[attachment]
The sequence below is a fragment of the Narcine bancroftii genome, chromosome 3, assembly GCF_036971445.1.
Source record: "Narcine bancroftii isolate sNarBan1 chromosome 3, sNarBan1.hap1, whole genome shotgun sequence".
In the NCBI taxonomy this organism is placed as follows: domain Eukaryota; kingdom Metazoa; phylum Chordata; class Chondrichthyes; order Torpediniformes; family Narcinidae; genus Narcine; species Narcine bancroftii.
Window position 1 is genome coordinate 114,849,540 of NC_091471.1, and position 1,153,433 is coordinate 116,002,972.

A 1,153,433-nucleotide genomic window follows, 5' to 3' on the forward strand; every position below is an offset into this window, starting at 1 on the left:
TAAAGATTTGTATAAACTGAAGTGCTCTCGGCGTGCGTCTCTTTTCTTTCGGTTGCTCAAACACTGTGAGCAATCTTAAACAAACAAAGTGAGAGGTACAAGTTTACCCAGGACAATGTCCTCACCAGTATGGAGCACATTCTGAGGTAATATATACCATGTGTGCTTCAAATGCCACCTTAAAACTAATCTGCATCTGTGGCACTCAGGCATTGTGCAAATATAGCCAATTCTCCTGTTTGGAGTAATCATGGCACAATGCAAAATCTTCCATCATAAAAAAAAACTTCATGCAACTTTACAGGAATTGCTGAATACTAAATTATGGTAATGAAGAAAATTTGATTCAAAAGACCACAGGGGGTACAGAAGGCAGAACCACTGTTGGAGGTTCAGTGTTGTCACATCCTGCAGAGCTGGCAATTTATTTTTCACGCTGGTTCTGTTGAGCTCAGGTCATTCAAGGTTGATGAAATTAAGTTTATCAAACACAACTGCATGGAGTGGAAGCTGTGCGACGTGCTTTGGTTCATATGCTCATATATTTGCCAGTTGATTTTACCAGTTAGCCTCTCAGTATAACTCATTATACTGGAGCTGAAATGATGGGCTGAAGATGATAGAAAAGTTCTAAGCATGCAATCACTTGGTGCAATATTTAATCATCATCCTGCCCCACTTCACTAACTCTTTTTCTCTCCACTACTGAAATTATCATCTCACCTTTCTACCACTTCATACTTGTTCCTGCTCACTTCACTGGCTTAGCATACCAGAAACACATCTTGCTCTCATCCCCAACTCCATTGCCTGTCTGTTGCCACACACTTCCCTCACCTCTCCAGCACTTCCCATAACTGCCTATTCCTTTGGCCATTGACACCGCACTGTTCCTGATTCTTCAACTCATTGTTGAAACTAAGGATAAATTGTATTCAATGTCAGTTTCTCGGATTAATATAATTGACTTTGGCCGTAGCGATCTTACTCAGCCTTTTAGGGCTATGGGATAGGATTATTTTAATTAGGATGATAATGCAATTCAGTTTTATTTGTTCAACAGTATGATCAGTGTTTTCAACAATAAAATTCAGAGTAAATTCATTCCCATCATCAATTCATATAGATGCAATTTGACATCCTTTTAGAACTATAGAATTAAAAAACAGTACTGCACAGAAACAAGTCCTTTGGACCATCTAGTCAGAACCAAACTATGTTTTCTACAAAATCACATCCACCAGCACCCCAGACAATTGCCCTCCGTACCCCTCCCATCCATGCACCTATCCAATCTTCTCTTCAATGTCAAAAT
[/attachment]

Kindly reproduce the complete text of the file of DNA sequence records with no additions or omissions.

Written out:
The sequence below is a fragment of the Narcine bancroftii genome, chromosome 3, assembly GCF_036971445.1.
Source record: "Narcine bancroftii isolate sNarBan1 chromosome 3, sNarBan1.hap1, whole genome shotgun sequence".
In the NCBI taxonomy this organism is placed as follows: domain Eukaryota; kingdom Metazoa; phylum Chordata; class Chondrichthyes; order Torpediniformes; family Narcinidae; genus Narcine; species Narcine bancroftii.
Window position 1 is genome coordinate 114,849,540 of NC_091471.1, and position 1,153,433 is coordinate 116,002,972.

A 1,153,433-nucleotide genomic window follows, 5' to 3' on the forward strand; every position below is an offset into this window, starting at 1 on the left:
TAAAGATTTGTATAAACTGAAGTGCTCTCGGCGTGCGTCTCTTTTCTTTCGGTTGCTCAAACACTGTGAGCAATCTTAAACAAACAAAGTGAGAGGTACAAGTTTACCCAGGACAATGTCCTCACCAGTATGGAGCACATTCTGAGGTAATATATACCATGTGTGCTTCAAATGCCACCTTAAAACTAATCTGCATCTGTGGCACTCAGGCATTGTGCAAATATAGCCAATTCTCCTGTTTGGAGTAATCATGGCACAATGCAAAATCTTCCATCATAAAAAAAAACTTCATGCAACTTTACAGGAATTGCTGAATACTAAATTATGGTAATGAAGAAAATTTGATTCAAAAGACCACAGGGGGTACAGAAGGCAGAACCACTGTTGGAGGTTCAGTGTTGTCACATCCTGCAGAGCTGGCAATTTATTTTTCACGCTGGTTCTGTTGAGCTCAGGTCATTCAAGGTTGATGAAATTAAGTTTATCAAACACAACTGCATGGAGTGGAAGCTGTGCGACGTGCTTTGGTTCATATGCTCATATATTTGCCAGTTGATTTTACCAGTTAGCCTCTCAGTATAACTCATTATACTGGAGCTGAAATGATGGGCTGAAGATGATAGAAAAGTTCTAAGCATGCAATCACTTGGTGCAATATTTAATCATCATCCTGCCCCACTTCACTAACTCTTTTTCTCTCCACTACTGAAATTATCATCTCACCTTTCTACCACTTCATACTTGTTCCTGCTCACTTCACTGGCTTAGCATACCAGAAACACATCTTGCTCTCATCCCCAACTCCATTGCCTGTCTGTTGCCACACACTTCCCTCACCTCTCCAGCACTTCCCATAACTGCCTATTCCTTTGGCCATTGACACCGCACTGTTCCTGATTCTTCAACTCATTGTTGAAACTAAGGATAAATTGTATTCAATGTCAGTTTCTCGGATTAATATAATTGACTTTGGCCGTAGCGATCTTACTCAGCCTTTTAGGGCTATGGGATAGGATTATTTTAATTAGGATGATAATGCAATTCAGTTTTATTTGTTCAACAGTATGATCAGTGTTTTCAACAATAAAATTCAGAGTAAATTCATTCCCATCATCAATTCATATAGATGCAATTTGACATCCTTTTAGAACTATAGAATTAAAAAACAGTACTGCACAGAAACAAGTCCTTTGGACCATCTAGTCAGAACCAAACTATGTTTTCTACAAAATCACATCCACCAGCACCCCAGACAATTGCCCTCCGTACCCCTCCCATCCATGCACCTATCCAATCTTCTCTTCAATGTCAAAAT